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The Beer Blog - Where the WILD THINGS are: Wild Beers and Maurice Sendak

Wild yeast beers let the wild rumpus begin!

"'And now,' cried Max, 'Let the wild rumpus begin!' " — Where the Wild Things Are

Last week saw the loss of Maurice Sendak, probably the most-beloved children's author and illustrator of the past half century. Who hasn't read Where The Wild Things Are and not been instantly pulled into another place? And if you haven't read it, why not? It is as good as it gets! My beer-loving brother has always been enamored with Sendak's brilliance and Where The Wild Things Are and I am confident the photo with this note confirms it. I also loved reading Where The Wild Things Are to my kids at bedtime, it was simply so easy to become part of the story and to fade with Max from his bedroom into other worlds.

So, in honor of Maurice Sendak's genius and as thanks for a romping good read, this post is about Wild beers. These beers are in many ways tightly tied to the origins of beer brewing. They use natural wild yeasts in the brewing process unlike every other beer in the world that uses specific strains of cultivated yeast. By using a particular yeast, brewers can easily insure consistency between batches of beer. There is a hugely complicated science of brewing microbiology that goes into using yeast. Many breweries closely guard their yeast against corporate espionage that steals and copies proprietary flavor profiles.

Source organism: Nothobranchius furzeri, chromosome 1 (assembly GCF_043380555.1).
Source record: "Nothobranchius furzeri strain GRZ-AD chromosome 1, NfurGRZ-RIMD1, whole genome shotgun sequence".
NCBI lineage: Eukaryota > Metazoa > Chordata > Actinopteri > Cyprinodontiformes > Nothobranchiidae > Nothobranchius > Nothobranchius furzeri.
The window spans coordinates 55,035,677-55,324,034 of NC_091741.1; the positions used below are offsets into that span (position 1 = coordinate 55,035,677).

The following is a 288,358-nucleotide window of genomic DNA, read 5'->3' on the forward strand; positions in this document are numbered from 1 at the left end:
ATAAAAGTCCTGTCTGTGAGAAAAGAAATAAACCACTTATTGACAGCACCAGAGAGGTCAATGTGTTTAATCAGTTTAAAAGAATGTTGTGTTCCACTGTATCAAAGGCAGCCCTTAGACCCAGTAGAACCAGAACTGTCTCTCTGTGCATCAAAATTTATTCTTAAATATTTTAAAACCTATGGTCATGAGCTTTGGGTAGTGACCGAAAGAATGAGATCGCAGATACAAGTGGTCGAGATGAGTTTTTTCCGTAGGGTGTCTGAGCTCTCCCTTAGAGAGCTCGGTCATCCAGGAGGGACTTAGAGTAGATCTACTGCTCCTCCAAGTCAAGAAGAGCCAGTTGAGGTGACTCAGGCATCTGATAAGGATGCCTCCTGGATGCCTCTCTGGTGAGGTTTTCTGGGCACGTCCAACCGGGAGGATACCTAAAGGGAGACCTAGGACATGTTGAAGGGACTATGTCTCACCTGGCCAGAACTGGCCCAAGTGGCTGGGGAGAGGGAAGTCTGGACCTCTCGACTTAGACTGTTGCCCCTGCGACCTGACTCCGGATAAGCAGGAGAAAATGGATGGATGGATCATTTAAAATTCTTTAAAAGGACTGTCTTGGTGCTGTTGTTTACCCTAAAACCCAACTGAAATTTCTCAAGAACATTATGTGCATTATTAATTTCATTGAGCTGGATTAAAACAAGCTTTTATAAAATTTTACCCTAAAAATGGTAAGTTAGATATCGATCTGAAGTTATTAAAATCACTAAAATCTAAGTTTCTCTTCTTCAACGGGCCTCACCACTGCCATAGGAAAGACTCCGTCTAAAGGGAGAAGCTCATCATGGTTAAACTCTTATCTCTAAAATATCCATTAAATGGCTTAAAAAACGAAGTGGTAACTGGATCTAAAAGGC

Wild beers are different and use untamed "blowing in on the wind" yeast. Before yeast science and cultivation, brewers would simply expose their beer to the natural yeasts that are borne by the atmosphere, causing spontaneous fermentation. Beer Advocate describes this process as: "Beer that is exposed to the surrounding open air to allow natural/wild yeast and bacteria to literally infect the beer, are spontaneous fermented beers. One of the typical yeasts is the Brettanomyces Lambicus strain. Beers produced in this fashion are sour, non-filtered and inspired by the traditional lambics of the Zenne-region." 

Wild beers are often described as "funky" and "sour," owing to the flavor imparted by the natural yeasts. Some years ago, I travelled with my brother and some friends to Belgium on an awesome beer trip. One of the most famous wild beer breweries is Cantillion in Brussels, and it is now the only one left in the city. We made our pilgrimage to the brewery and had an amazing tour. We saw the cold sill room in the uppermost level, where the beer is exposed to the wind and natural yeasts via open-slated walls, exploding bungholes in casks undergoing secondary fermentation and we were "treated" to an end of tour tasting in a ramshackle tasting room filled with casks of fermenting beer.